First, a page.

So what is bioluminescence?  Bioluminescence is the production of light by a living thing (bios = living, lumen = light).  This type of luminescence is a natural example of chemiluminescence – energy released as light through a chemical reaction.  It is seen in a variety of organisms including anglerfish, fungi and glowworm beetles (which are distinct from the firefly larvae that are also sometimes called glowworms).

While, as kids, we loved the blinking lights of the fireflies, few of us probably understood how the yellow-green glow was actually created.  It is indeed a chemical reaction.

Fireflies produce two compounds that make their light show possible.  One is called luciferin and the other is luciferase.  Luciferin is a pigment that reacts with oxygen to create the light we see.  Luciferase is a catalyst in this reaction meaning that it speeds up the reaction without being used up itself.  Other components within the firefly including magnesium and ATP, an energy source, fuel the reaction.

The energy resulting from the chemical reaction is released as heatless green, yellow, or reddish light (wavelengths between 510 to 670 nanometers for the light spectrum enthusiasts out there).

Light spectrum

It is this light that we see twinkling around us on hot summer nights.  In fact, scientists think the fireflies can control the pattern and speed of “twinkling” by controlling how much oxygen (a component of the reaction) they have in their bodies.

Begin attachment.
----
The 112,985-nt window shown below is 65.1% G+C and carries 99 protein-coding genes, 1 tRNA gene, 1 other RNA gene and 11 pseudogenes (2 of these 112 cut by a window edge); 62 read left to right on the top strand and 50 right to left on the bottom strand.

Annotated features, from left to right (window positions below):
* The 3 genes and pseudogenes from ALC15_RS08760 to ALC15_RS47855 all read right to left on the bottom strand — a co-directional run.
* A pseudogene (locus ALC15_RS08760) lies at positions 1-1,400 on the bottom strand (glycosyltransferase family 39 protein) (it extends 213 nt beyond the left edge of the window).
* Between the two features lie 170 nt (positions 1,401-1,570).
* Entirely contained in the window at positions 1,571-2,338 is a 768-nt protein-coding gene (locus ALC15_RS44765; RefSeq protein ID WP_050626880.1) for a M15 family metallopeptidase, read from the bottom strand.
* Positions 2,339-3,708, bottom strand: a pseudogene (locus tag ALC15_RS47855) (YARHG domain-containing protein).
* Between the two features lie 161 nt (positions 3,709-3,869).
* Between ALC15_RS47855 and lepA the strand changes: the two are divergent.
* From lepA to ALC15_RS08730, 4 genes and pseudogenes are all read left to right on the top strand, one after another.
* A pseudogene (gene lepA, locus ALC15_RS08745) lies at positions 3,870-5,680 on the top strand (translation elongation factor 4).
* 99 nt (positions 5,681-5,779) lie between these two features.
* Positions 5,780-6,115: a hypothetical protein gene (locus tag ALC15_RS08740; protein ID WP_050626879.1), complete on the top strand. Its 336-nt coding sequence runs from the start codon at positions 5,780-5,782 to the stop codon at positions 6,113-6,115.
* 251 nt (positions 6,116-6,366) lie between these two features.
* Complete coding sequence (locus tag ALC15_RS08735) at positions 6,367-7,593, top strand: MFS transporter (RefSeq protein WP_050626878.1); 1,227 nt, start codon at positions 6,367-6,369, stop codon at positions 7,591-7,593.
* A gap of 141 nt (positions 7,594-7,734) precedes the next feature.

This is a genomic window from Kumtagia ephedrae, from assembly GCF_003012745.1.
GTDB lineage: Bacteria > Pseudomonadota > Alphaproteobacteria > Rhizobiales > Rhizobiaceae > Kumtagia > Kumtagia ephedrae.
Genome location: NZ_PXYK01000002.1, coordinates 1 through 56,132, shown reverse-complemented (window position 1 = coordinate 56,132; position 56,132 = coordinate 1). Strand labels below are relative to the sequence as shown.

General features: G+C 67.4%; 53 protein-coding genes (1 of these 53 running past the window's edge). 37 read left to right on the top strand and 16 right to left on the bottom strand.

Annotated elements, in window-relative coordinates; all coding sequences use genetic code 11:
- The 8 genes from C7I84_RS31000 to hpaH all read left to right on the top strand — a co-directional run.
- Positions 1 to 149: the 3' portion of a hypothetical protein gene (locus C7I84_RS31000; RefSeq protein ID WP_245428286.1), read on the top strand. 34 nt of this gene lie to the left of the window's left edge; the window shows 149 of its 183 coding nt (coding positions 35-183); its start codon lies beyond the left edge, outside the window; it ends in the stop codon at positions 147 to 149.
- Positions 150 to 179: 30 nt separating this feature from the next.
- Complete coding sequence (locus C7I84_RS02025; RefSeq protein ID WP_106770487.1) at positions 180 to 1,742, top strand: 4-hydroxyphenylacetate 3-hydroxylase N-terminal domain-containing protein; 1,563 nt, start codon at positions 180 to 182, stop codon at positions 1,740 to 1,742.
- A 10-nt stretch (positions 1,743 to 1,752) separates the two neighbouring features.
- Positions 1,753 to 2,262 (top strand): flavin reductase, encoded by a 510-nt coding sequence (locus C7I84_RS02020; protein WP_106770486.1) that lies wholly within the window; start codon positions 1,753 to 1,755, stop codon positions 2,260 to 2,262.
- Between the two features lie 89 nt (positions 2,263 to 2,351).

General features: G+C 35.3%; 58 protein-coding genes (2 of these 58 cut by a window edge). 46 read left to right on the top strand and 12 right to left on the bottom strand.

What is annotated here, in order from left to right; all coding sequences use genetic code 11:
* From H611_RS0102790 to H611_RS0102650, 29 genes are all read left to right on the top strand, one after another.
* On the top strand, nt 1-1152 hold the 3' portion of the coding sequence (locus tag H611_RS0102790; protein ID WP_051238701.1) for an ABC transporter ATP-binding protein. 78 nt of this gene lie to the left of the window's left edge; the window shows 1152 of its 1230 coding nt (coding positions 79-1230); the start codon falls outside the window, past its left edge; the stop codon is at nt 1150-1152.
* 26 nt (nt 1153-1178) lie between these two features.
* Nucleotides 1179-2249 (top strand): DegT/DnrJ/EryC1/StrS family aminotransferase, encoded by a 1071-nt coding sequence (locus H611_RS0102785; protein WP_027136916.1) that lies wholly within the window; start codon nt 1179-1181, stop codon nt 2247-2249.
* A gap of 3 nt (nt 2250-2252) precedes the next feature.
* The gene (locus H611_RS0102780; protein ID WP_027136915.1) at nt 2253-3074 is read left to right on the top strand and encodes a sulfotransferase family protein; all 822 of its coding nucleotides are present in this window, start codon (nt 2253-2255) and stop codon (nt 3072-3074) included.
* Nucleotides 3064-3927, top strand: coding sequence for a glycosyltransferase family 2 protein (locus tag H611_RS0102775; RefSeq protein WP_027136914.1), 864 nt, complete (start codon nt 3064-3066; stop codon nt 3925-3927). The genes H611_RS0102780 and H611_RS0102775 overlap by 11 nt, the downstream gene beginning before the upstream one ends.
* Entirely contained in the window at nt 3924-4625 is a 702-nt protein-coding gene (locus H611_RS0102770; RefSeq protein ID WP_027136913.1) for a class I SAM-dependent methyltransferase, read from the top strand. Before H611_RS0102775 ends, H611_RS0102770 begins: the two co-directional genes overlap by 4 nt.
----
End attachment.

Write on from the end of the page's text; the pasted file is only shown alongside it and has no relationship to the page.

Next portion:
So what does this have to with scientists and research?  It turns out that the luciferase produced by fireflies can be a powerful research tool.  Organisms can be made to glow by engineering them to express the luciferase gene.  The plant below expresses luciferase, and when watered with a luciferin-containing mixture, it glows brightly.

Glowing tobacco plant

 Probably the most common use of luciferase in labs, and one that I found helpful in my own research, is as a reporter for what is happening within the DNA of a cell.  The luciferase gene can be engineered into a cell so that it is expressed only when a specific promoter – a segment of DNA that drives gene expression – is active.

So, if I wanted to know if a chosen promoter was active, I would create a stretch of DNA in which my promoter in question would lead to creation of luciferase when active.  Then, by adding luciferin to the mix, the presence or absence of light would tell me if luciferase was expressed and if my promoter was active.

Active promoter –> luciferase expression + luciferin = light (as in a firefly)